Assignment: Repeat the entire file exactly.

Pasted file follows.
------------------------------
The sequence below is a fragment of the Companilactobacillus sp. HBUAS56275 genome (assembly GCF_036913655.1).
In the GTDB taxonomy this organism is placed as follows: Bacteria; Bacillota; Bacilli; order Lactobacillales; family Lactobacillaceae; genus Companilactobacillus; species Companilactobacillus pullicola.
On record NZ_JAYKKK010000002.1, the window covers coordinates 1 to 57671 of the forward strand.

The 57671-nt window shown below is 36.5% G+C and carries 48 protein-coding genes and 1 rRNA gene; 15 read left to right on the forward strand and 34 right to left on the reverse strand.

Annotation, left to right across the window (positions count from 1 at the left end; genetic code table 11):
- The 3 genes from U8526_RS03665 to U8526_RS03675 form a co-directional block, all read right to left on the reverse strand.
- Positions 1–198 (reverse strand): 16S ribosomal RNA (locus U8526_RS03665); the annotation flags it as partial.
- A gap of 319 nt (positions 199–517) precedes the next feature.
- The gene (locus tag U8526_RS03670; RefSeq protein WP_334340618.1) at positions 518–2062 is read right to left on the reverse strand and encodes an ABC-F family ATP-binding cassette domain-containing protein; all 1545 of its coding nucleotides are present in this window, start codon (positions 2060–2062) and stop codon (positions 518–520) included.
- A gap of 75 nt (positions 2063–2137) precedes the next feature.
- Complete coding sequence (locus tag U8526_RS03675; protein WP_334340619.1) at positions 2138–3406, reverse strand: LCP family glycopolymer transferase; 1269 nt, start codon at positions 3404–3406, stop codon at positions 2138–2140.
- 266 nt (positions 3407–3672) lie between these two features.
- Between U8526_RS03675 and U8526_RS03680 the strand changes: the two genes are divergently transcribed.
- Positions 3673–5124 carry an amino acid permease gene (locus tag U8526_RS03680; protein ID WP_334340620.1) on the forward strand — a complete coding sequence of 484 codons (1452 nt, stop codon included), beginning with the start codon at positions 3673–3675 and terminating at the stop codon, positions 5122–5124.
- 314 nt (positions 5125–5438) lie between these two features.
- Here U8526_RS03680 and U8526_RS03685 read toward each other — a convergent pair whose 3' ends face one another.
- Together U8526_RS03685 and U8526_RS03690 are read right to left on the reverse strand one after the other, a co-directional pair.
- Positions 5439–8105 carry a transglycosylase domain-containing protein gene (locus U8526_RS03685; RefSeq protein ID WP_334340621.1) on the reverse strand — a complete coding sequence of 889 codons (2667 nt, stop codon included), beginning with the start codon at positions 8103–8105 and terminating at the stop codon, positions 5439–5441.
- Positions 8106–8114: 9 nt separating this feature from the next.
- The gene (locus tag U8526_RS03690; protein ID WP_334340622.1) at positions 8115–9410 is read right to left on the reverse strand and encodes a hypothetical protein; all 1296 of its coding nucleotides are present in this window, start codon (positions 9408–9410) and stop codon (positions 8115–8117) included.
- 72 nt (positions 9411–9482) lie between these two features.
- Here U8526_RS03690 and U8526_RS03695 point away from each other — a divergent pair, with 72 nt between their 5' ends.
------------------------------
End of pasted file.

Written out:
The sequence below is a fragment of the Companilactobacillus sp. HBUAS56275 genome (assembly GCF_036913655.1).
In the GTDB taxonomy this organism is placed as follows: Bacteria; Bacillota; Bacilli; order Lactobacillales; family Lactobacillaceae; genus Companilactobacillus; species Companilactobacillus pullicola.
On record NZ_JAYKKK010000002.1, the window covers coordinates 1 to 57671 of the forward strand.

The 57671-nt window shown below is 36.5% G+C and carries 48 protein-coding genes and 1 rRNA gene; 15 read left to right on the forward strand and 34 right to left on the reverse strand.

Annotation, left to right across the window (positions count from 1 at the left end; genetic code table 11):
- The 3 genes from U8526_RS03665 to U8526_RS03675 form a co-directional block, all read right to left on the reverse strand.
- Positions 1–198 (reverse strand): 16S ribosomal RNA (locus U8526_RS03665); the annotation flags it as partial.
- A gap of 319 nt (positions 199–517) precedes the next feature.
- The gene (locus tag U8526_RS03670; RefSeq protein WP_334340618.1) at positions 518–2062 is read right to left on the reverse strand and encodes an ABC-F family ATP-binding cassette domain-containing protein; all 1545 of its coding nucleotides are present in this window, start codon (positions 2060–2062) and stop codon (positions 518–520) included.
- A gap of 75 nt (positions 2063–2137) precedes the next feature.
- Complete coding sequence (locus tag U8526_RS03675; protein WP_334340619.1) at positions 2138–3406, reverse strand: LCP family glycopolymer transferase; 1269 nt, start codon at positions 3404–3406, stop codon at positions 2138–2140.
- 266 nt (positions 3407–3672) lie between these two features.
- Between U8526_RS03675 and U8526_RS03680 the strand changes: the two genes are divergently transcribed.
- Positions 3673–5124 carry an amino acid permease gene (locus tag U8526_RS03680; protein ID WP_334340620.1) on the forward strand — a complete coding sequence of 484 codons (1452 nt, stop codon included), beginning with the start codon at positions 3673–3675 and terminating at the stop codon, positions 5122–5124.
- 314 nt (positions 5125–5438) lie between these two features.
- Here U8526_RS03680 and U8526_RS03685 read toward each other — a convergent pair whose 3' ends face one another.
- Together U8526_RS03685 and U8526_RS03690 are read right to left on the reverse strand one after the other, a co-directional pair.
- Positions 5439–8105 carry a transglycosylase domain-containing protein gene (locus U8526_RS03685; RefSeq protein ID WP_334340621.1) on the reverse strand — a complete coding sequence of 889 codons (2667 nt, stop codon included), beginning with the start codon at positions 8103–8105 and terminating at the stop codon, positions 5439–5441.
- Positions 8106–8114: 9 nt separating this feature from the next.
- The gene (locus tag U8526_RS03690; protein ID WP_334340622.1) at positions 8115–9410 is read right to left on the reverse strand and encodes a hypothetical protein; all 1296 of its coding nucleotides are present in this window, start codon (positions 9408–9410) and stop codon (positions 8115–8117) included.
- 72 nt (positions 9411–9482) lie between these two features.
- Here U8526_RS03690 and U8526_RS03695 point away from each other — a divergent pair, with 72 nt between their 5' ends.